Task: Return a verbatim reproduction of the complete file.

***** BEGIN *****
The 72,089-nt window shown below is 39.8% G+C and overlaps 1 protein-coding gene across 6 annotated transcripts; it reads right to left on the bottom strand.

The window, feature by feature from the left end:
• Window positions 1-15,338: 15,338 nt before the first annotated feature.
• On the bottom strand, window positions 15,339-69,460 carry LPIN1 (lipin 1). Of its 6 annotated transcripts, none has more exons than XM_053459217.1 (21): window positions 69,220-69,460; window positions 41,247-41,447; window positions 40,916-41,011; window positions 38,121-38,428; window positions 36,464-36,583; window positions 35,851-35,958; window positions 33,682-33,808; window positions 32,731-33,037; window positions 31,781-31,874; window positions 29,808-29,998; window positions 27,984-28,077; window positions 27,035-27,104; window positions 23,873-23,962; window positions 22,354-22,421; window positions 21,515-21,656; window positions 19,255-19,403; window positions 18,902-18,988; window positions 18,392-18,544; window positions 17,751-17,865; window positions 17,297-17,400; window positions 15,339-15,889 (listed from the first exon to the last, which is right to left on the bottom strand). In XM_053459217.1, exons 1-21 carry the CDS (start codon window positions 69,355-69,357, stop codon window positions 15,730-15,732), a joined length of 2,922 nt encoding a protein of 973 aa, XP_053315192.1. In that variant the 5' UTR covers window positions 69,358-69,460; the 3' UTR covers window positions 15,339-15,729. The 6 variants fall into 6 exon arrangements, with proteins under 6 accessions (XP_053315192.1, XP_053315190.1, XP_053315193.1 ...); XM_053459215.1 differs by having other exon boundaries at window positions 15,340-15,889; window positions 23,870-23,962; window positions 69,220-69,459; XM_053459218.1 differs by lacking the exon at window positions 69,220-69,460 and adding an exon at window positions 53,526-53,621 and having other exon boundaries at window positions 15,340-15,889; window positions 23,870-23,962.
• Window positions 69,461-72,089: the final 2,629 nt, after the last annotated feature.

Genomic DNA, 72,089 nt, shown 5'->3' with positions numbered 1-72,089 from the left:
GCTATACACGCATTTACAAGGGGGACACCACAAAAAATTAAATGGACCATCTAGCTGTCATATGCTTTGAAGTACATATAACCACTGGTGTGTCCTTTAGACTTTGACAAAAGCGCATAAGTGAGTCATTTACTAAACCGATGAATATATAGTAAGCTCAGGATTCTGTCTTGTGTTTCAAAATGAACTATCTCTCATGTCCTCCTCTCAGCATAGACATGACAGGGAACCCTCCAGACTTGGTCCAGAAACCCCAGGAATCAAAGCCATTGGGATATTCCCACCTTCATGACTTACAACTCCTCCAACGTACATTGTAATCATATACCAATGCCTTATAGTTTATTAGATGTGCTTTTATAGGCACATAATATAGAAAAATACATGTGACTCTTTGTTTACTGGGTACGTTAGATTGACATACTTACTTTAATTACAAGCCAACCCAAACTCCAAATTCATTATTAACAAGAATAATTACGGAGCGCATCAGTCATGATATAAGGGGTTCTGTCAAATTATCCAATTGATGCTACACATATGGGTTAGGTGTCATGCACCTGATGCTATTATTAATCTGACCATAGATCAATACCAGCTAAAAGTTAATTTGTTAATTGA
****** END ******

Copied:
The 72,089-nt window shown below is 39.8% G+C and overlaps 1 protein-coding gene across 6 annotated transcripts; it reads right to left on the bottom strand.

The window, feature by feature from the left end:
• Window positions 1-15,338: 15,338 nt before the first annotated feature.
• On the bottom strand, window positions 15,339-69,460 carry LPIN1 (lipin 1). Of its 6 annotated transcripts, none has more exons than XM_053459217.1 (21): window positions 69,220-69,460; window positions 41,247-41,447; window positions 40,916-41,011; window positions 38,121-38,428; window positions 36,464-36,583; window positions 35,851-35,958; window positions 33,682-33,808; window positions 32,731-33,037; window positions 31,781-31,874; window positions 29,808-29,998; window positions 27,984-28,077; window positions 27,035-27,104; window positions 23,873-23,962; window positions 22,354-22,421; window positions 21,515-21,656; window positions 19,255-19,403; window positions 18,902-18,988; window positions 18,392-18,544; window positions 17,751-17,865; window positions 17,297-17,400; window positions 15,339-15,889 (listed from the first exon to the last, which is right to left on the bottom strand). In XM_053459217.1, exons 1-21 carry the CDS (start codon window positions 69,355-69,357, stop codon window positions 15,730-15,732), a joined length of 2,922 nt encoding a protein of 973 aa, XP_053315192.1. In that variant the 5' UTR covers window positions 69,358-69,460; the 3' UTR covers window positions 15,339-15,729. The 6 variants fall into 6 exon arrangements, with proteins under 6 accessions (XP_053315192.1, XP_053315190.1, XP_053315193.1 ...); XM_053459215.1 differs by having other exon boundaries at window positions 15,340-15,889; window positions 23,870-23,962; window positions 69,220-69,459; XM_053459218.1 differs by lacking the exon at window positions 69,220-69,460 and adding an exon at window positions 53,526-53,621 and having other exon boundaries at window positions 15,340-15,889; window positions 23,870-23,962.
• Window positions 69,461-72,089: the final 2,629 nt, after the last annotated feature.

Genomic DNA, 72,089 nt, shown 5'->3' with positions numbered 1-72,089 from the left:
GCTATACACGCATTTACAAGGGGGACACCACAAAAAATTAAATGGACCATCTAGCTGTCATATGCTTTGAAGTACATATAACCACTGGTGTGTCCTTTAGACTTTGACAAAAGCGCATAAGTGAGTCATTTACTAAACCGATGAATATATAGTAAGCTCAGGATTCTGTCTTGTGTTTCAAAATGAACTATCTCTCATGTCCTCCTCTCAGCATAGACATGACAGGGAACCCTCCAGACTTGGTCCAGAAACCCCAGGAATCAAAGCCATTGGGATATTCCCACCTTCATGACTTACAACTCCTCCAACGTACATTGTAATCATATACCAATGCCTTATAGTTTATTAGATGTGCTTTTATAGGCACATAATATAGAAAAATACATGTGACTCTTTGTTTACTGGGTACGTTAGATTGACATACTTACTTTAATTACAAGCCAACCCAAACTCCAAATTCATTATTAACAAGAATAATTACGGAGCGCATCAGTCATGATATAAGGGGTTCTGTCAAATTATCCAATTGATGCTACACATATGGGTTAGGTGTCATGCACCTGATGCTATTATTAATCTGACCATAGATCAATACCAGCTAAAAGTTAATTTGTTAATTGA